0359 Metabolic profiling: a new tool in the prediction of host-specificity in classical biological control of weeds?

Monday, December 13, 2010: 9:23 AM
Royal Palm, Salon 3 (Town and Country Hotel and Convention Center)
Carole B. Rapo , Department of Plant, Soil and Entomological Sciences, University of Idaho, Moscow, ID
Sanford D. Eigenbrode , Dept. of Plant, Soils, and Entomological Sciences, University of Idaho, Moscow, ID
Hariet L. Hinz , Centre for Agriculture and Biosciences International (CABI), Delémont, Switzerland
John Gaskin , Nparl, USDA - ARS, Sidney, MT
William J. Price , Statistical Programs, University of Idaho, Moscow, ID
Urs Schaffner , CABI, Delémont, Switzerland
Mark Schwarzländer , Department of Entomology, Plant Pathology and Nematology, University of Idaho, Moscow, ID
Current host-specificity testing for the selection of environmentally safe weed biological control agents is based on the molecular phylogeny of the weed. According to the centrifugal phylogenetic theory, non-target species closely related to a target weed should be at greater risk of attack by a biological control agent than distantly related plant species, as they are biochemically and morphologically more similar and therefore more likely to share the cues used by specialists to select their host. However, whether a molecular phylogeny is a suitable surrogate for phenotypic traits at lower taxonomic levels remains poorly tested. In the model of the potential weed biological control agent Ceutorhynchus cardariae Korotyaev (Coleoptera: Curculionidae) for the invasive Brassicaceae plant Lepidium draba L., several distantly related plant species were attacked by C. cardariae under no-choice conditions, revealing a disjunct host range. The present study compared the feeding preferences of a specialist (C. cardariae) and for comparison an oligophagous (Plutella xylostella L., Lepidoptera: Plutellidae) insect testing 47 plant species. Their respective host choices were assessed using different phylograms based either on molecular data, physical attributes (leaf dry matter content, trichome shape and density) and plant chemistry. We hypothesized that the feeding preferences of these two species would be influenced by different sets of cues and that the host choice of both insects does not follow the molecular phylogeny at lower taxonomic levels. Furthermore, we suggest that a phylogram based on phenotypic traits may be a better predictor of host use for both insects.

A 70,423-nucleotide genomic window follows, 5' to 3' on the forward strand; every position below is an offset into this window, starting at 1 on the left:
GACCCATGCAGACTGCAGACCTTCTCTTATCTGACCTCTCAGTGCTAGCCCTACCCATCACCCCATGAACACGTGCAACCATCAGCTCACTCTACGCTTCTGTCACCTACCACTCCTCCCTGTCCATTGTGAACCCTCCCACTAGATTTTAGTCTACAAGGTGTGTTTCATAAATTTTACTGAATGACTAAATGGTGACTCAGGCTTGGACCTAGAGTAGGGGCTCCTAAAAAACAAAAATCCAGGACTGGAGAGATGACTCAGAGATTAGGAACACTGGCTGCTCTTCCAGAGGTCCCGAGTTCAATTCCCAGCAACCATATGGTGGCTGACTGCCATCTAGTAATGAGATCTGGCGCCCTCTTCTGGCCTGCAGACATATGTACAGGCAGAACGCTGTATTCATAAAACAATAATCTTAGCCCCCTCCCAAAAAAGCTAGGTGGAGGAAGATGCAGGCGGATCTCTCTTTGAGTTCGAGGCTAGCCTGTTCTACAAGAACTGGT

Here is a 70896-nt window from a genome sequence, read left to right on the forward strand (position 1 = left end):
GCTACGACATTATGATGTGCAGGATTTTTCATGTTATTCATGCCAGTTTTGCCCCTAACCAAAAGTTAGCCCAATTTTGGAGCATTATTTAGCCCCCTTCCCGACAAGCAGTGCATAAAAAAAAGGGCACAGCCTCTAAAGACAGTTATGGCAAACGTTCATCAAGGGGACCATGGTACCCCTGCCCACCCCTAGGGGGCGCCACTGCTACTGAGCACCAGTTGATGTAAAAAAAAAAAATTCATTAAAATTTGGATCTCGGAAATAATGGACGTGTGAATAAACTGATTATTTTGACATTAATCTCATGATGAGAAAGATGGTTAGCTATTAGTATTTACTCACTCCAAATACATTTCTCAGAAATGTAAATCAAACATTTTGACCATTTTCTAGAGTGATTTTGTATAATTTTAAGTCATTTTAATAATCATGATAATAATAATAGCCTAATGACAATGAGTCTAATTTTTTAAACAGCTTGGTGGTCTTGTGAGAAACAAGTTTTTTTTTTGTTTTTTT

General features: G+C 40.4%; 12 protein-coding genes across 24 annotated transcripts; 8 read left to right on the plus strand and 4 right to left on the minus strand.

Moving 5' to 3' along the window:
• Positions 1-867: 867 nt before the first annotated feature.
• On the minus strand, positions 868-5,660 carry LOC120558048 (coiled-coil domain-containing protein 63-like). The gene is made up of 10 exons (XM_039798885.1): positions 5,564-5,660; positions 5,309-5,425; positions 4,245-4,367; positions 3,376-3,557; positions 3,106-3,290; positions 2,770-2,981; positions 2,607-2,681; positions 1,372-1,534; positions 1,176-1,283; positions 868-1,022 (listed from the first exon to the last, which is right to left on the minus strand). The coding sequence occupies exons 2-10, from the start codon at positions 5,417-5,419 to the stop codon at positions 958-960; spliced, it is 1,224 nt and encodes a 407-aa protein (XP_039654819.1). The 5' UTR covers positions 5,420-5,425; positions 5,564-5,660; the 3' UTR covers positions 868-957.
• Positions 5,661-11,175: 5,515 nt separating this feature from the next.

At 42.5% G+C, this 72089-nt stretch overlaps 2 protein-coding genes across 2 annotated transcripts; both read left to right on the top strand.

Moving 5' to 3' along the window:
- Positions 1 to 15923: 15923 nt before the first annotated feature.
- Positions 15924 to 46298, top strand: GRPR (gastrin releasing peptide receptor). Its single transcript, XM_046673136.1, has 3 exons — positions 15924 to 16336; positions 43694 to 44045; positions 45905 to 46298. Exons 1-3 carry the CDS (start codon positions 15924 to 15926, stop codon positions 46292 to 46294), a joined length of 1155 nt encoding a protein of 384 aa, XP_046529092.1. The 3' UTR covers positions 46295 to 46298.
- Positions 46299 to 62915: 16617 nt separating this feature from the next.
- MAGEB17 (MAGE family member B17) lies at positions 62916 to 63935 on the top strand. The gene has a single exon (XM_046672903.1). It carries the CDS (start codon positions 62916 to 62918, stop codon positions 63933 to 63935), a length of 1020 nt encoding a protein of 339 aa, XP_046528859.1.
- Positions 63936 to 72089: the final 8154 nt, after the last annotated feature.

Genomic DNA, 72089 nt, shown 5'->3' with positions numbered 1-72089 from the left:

doi: 10.1603/ICE.2016.48084